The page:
Time to defect from Microsoft’s Kinect?


Microsoft’s motion-sensitive Kinect platform was revolutionary when it launched, and it’s still impressive to see it in action now, if you don’t have one sitting in your living room 24/7.

But the announcements about how Kinect will be used on the Xbox One make for strange reading for many gamers, even for those who cannot put their finger on what is unsettling about Microsoft’s plans.

In short, widespread reports claimed that, in order for the Xbox One to function, the Kinect sensor would need to be attached and ‘always on’.

This followed previous reports that the console would need to be attached to a functioning internet connection in order to avoid locking users out.

Due to Kinect’s method of ‘seeing’ the user in order to allow them to act as the controller, this raised significant security concerns – not necessarily directed against Microsoft themselves, but against the risk of hackers spying on individuals in their own home.

A camera with an internet connection – which is what a web-enabled Kinect sensor effectively is – could give hackers the equivalent of remote-access CCTV directly into gamers’ homes, if an exploit were found.

Even if not, some individuals were not willing to give that kind of capability to Microsoft either, which seems fair enough to me.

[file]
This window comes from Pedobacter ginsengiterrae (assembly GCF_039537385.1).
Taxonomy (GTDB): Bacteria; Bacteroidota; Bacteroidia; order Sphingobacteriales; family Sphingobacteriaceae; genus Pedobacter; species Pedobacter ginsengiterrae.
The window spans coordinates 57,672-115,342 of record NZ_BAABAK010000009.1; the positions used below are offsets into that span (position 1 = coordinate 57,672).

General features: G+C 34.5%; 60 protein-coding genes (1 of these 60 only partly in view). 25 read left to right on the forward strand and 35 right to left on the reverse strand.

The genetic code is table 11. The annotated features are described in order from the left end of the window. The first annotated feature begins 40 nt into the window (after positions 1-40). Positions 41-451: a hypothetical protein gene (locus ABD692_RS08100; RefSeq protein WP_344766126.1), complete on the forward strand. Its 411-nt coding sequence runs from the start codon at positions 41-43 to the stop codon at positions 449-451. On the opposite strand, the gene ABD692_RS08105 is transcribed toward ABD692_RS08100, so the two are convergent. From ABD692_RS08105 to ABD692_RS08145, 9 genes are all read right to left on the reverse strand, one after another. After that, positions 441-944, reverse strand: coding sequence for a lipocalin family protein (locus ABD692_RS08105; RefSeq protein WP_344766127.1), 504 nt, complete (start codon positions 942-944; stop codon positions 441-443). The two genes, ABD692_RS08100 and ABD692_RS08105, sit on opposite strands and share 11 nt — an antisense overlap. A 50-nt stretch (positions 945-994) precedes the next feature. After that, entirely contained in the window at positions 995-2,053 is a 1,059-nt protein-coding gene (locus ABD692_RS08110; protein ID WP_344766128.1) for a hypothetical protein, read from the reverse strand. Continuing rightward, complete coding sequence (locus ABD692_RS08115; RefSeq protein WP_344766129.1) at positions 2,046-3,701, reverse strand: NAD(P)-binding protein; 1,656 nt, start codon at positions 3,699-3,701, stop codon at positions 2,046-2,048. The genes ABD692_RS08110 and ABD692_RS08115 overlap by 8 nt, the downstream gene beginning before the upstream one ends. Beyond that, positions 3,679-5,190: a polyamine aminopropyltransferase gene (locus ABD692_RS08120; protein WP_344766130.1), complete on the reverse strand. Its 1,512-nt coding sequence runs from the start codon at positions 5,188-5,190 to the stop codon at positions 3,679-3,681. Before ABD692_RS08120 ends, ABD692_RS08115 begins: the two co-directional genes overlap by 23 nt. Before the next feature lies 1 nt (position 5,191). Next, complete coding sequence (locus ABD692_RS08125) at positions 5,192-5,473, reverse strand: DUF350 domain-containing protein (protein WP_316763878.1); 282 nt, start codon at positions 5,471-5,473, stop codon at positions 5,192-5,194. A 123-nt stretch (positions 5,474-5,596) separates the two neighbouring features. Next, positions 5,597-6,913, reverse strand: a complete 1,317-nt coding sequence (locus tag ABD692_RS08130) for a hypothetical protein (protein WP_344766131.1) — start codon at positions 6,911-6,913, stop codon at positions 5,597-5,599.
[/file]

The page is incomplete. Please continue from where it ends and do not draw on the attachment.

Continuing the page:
The clinching factor in the whole thing is that, each time the gamer community voices these concerns, Microsoft announce a turnaround on the feature in question.

Gone is the demand for an always-on internet connection – although your account may still be frozen if you are considered to have abused other players or otherwise acted inappropriately.

Gone is the demand for the Kinect sensor to be on at all times – although the kit is still reportedly bundled with the new console, and will probably be set up in many homes even without thinking.

Meanwhile, Microsoft’s opponents are launching their own next-generation models as part of a fairly stretched-out refresh cycle for the gaming industry.

The Nintendo Wii-U has proved, so far, to be the most complicated of the new consoles, which is odd coming off the back of one of the most intuitive, easy-access consumer electronics devices of all time.

But it is Sony’s PlayStation 4 that is probably the most hotly awaited – not counting those who want the Xbox One to launch just to see how badly it performs in stores.

The PS4 has enviable pedigree, coming in the footsteps of the all-time greatest console (at least in terms of sales and longevity) the PS2, and I will be watching closely to see if it can live up to its grandfather’s legacy, or whether Microsoft can pull off a miracle and gain widespread support for the Xbox One.

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